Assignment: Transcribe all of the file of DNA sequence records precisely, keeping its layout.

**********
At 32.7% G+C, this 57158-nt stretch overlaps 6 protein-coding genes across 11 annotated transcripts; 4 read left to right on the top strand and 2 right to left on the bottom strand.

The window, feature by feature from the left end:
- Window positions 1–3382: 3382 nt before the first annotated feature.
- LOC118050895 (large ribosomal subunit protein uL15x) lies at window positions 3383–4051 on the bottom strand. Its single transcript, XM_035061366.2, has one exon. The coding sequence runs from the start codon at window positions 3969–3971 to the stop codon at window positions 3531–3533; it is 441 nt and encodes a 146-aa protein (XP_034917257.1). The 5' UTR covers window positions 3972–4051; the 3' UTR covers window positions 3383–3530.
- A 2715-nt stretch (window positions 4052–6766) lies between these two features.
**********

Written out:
At 32.7% G+C, this 57158-nt stretch overlaps 6 protein-coding genes across 11 annotated transcripts; 4 read left to right on the top strand and 2 right to left on the bottom strand.

The window, feature by feature from the left end:
- Window positions 1–3382: 3382 nt before the first annotated feature.
- LOC118050895 (large ribosomal subunit protein uL15x) lies at window positions 3383–4051 on the bottom strand. Its single transcript, XM_035061366.2, has one exon. The coding sequence runs from the start codon at window positions 3969–3971 to the stop codon at window positions 3531–3533; it is 441 nt and encodes a 146-aa protein (XP_034917257.1). The 5' UTR covers window positions 3972–4051; the 3' UTR covers window positions 3383–3530.
- A 2715-nt stretch (window positions 4052–6766) lies between these two features.